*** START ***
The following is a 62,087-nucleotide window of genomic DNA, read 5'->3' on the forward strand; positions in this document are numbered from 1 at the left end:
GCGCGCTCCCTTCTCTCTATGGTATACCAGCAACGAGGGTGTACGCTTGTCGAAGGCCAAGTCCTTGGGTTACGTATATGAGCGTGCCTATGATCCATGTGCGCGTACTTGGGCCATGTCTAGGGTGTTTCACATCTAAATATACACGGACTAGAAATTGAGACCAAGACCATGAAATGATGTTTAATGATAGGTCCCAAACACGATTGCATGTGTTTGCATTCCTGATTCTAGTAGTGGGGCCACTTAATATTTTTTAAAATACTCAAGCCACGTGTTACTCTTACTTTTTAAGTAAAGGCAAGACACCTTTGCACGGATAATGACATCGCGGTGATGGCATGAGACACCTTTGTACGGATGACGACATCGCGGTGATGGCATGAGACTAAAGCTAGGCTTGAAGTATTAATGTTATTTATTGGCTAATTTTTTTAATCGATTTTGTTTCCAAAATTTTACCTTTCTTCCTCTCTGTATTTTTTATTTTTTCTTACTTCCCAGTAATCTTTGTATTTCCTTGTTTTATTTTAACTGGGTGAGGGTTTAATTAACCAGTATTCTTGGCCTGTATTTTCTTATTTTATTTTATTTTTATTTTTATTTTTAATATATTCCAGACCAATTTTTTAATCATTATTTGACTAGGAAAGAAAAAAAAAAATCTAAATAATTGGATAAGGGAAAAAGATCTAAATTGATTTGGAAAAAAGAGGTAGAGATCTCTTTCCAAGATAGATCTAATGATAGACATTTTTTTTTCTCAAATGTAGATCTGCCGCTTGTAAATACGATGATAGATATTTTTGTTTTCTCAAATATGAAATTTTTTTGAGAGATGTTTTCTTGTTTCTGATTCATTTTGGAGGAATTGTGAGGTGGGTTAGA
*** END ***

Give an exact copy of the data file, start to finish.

The following is a 62,087-nucleotide window of genomic DNA, read 5'->3' on the forward strand; positions in this document are numbered from 1 at the left end:
GCGCGCTCCCTTCTCTCTATGGTATACCAGCAACGAGGGTGTACGCTTGTCGAAGGCCAAGTCCTTGGGTTACGTATATGAGCGTGCCTATGATCCATGTGCGCGTACTTGGGCCATGTCTAGGGTGTTTCACATCTAAATATACACGGACTAGAAATTGAGACCAAGACCATGAAATGATGTTTAATGATAGGTCCCAAACACGATTGCATGTGTTTGCATTCCTGATTCTAGTAGTGGGGCCACTTAATATTTTTTAAAATACTCAAGCCACGTGTTACTCTTACTTTTTAAGTAAAGGCAAGACACCTTTGCACGGATAATGACATCGCGGTGATGGCATGAGACACCTTTGTACGGATGACGACATCGCGGTGATGGCATGAGACTAAAGCTAGGCTTGAAGTATTAATGTTATTTATTGGCTAATTTTTTTAATCGATTTTGTTTCCAAAATTTTACCTTTCTTCCTCTCTGTATTTTTTATTTTTTCTTACTTCCCAGTAATCTTTGTATTTCCTTGTTTTATTTTAACTGGGTGAGGGTTTAATTAACCAGTATTCTTGGCCTGTATTTTCTTATTTTATTTTATTTTTATTTTTATTTTTAATATATTCCAGACCAATTTTTTAATCATTATTTGACTAGGAAAGAAAAAAAAAAATCTAAATAATTGGATAAGGGAAAAAGATCTAAATTGATTTGGAAAAAAGAGGTAGAGATCTCTTTCCAAGATAGATCTAATGATAGACATTTTTTTTTCTCAAATGTAGATCTGCCGCTTGTAAATACGATGATAGATATTTTTGTTTTCTCAAATATGAAATTTTTTTGAGAGATGTTTTCTTGTTTCTGATTCATTTTGGAGGAATTGTGAGGTGGGTTAGA